United States District Court, W.D. Washington
ORDER GRANTING MOTION TO INTERVENE AND MOTION FOR
AUTHORITY TO PURSUE CLAIMS AGAINST ZHOU YAN
L. ROBART United States District Judge.
the court are two motions: (1) the Receiver Michael A.
Grassmueck's (“the Receiver”) motion for
authority to pursue certain claims against Ms. Zhou Yan (MFA
(Dkt. # 512)), and (2) Ms. Zhou's motion to intervene in
this action for the limited purpose of responding to the
Receiver's motion (MTI (Dkt. # 519)). The court has
reviewed the Receiver's motion, all submissions filed in
response to the Receiver's motion (see SEC Resp.
(Dkt. # 518); Zhou Resp. (Dkt. # 520)), Ms. Zhou's
motion, the relevant portions of the record, and the
applicable law. Being fully advised, the court GRANTS the
Receiver's motion and Ms. Zhou's motion as more fully
BACKGROUND & ANALYSIS
Ms. Zhou's Motion to Intervene
court first addresses Ms. Zhou's motion to intervene in
these proceedings for the limited purpose of responding to
the Receiver's motion for authority to bring suit against
her. (See MTI.) No party filed an opposition to Ms.
Zhou's motion. (See generally Dkt.) Indeed, both
the SEC and the Receiver state that they do not oppose Ms.
Zhou's motion to intervene. (See SEC Resp. at 1
n.1 (stating that the SEC does not oppose Ms. Zhou's
intervention for the limited purpose of opposing the
Receiver's motion); Resp. (Dkt. # 525) at 1 n.1
(“The Receiver takes no position on the Motion to
Intervene and . . . assum[es] that the court will consider
[Ms. Zhou's] Opposition.”).) Further, the SEC
expressly consents to Ms. Zhou's limited request pursuant
to Section 21(g) of the Securities Exchange Act of 1934, 15
U.S.C. § 78u(g). (SEC Resp. at 1 n.1.) Accordingly, the
court grants Ms. Zhou's motion to intervene in this
action for the limited purpose of responding to the
Receiver's motion, and the court considers her response
to that motion.
The Receiver's Motion for Authority to Sue
the court considers the Receiver's motion for authority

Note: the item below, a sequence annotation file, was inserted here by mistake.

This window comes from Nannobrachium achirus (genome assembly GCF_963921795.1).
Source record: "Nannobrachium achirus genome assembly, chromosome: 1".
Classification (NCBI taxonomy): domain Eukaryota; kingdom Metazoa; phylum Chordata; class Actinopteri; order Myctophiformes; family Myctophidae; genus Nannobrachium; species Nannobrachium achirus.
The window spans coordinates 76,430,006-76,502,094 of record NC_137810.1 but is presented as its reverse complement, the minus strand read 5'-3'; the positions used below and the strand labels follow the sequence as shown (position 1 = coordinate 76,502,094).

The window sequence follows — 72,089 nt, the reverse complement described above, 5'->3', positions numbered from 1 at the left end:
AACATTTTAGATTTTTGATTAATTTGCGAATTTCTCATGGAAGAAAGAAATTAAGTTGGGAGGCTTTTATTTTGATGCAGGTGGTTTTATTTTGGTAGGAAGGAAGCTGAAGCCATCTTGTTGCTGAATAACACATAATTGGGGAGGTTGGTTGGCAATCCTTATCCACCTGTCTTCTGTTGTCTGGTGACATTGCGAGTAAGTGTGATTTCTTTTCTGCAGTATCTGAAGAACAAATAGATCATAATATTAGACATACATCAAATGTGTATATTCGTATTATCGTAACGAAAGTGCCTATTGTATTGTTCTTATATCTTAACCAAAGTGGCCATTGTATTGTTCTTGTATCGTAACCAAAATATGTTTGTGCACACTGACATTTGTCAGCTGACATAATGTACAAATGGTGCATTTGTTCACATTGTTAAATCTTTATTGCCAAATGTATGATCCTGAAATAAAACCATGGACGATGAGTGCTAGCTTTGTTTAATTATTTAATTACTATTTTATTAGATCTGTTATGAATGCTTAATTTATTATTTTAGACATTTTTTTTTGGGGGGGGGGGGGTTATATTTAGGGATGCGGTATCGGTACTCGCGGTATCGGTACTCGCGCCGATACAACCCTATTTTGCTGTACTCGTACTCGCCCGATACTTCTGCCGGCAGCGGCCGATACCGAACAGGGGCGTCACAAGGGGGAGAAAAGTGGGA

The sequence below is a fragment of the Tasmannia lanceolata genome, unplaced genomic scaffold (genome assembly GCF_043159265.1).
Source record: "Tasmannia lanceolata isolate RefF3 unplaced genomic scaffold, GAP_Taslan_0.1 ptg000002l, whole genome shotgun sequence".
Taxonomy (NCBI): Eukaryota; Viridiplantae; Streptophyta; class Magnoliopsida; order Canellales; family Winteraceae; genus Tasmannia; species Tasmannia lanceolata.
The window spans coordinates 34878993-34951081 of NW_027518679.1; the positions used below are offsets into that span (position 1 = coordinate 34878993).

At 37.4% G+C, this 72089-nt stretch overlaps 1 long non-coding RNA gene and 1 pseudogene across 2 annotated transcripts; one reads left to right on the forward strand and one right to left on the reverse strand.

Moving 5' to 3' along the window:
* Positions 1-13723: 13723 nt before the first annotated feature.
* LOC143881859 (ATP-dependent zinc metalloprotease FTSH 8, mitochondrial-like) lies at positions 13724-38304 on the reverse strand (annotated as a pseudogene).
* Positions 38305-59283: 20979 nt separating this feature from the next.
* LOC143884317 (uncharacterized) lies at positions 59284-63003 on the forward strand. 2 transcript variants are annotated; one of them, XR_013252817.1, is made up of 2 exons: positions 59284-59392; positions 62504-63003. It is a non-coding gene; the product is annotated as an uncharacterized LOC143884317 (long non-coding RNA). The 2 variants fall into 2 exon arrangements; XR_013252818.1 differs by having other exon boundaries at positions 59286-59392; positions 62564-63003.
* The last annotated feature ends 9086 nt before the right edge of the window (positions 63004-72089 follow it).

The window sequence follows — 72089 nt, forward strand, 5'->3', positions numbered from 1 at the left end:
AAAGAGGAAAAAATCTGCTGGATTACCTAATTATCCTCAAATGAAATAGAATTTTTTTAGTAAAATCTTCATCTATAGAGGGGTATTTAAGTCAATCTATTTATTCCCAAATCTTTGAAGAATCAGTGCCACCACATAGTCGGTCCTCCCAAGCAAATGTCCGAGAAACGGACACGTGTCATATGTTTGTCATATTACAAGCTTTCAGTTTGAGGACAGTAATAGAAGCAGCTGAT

to pursue certain claims against Ms. Zhou. (See
MFA.) On March 17, 2017, the Receiver filed a motion seeking
the court's authorization to pursue claims against Ms.
Zhou. (Id.) These claims include the fraudulent
transfer of assets, aiding and abetting the breach of a
fiduciary duty, and quieting title in certain assets.
(See id.) The Receiver asserts that these potential
claims arise from Defendant Lobsang Dargey's transfer of
$1.4 million in investor funds from certain Receivership
entities for the purpose of purchasing real property in Ms.
Zhou's name. (See Id. at 1.)
motion, the Receiver outlines the basis for his belief that
substantial facts support his proposed claims against Ms.
Zhou. (See Id. at 1-5, 6-8.) In her response, Ms.
Zhou argues not that the Receiver lacks the authority to
bring suit against her, but rather that the Receiver's
claims “are unsupported and should not be litigated any
further.” (Zhou Resp. at 2; see also Id. at
2-5, 6-13.) The SEC, on the other hand, concludes that the
Receiver's claims against Ms. Zhou “appear both
appropriate and tailored to enhance the receivership
estate.” (SEC Resp. at 2.)
not the appropriate forum in which to resolve the substance
of the Receiver's claims or Ms. Zhou's defenses. The
court has already granted the Receiver the authority to
pursue the claims at issue. In its Order Appointing Receiver,
the court authorized the Receiver to “bring such legal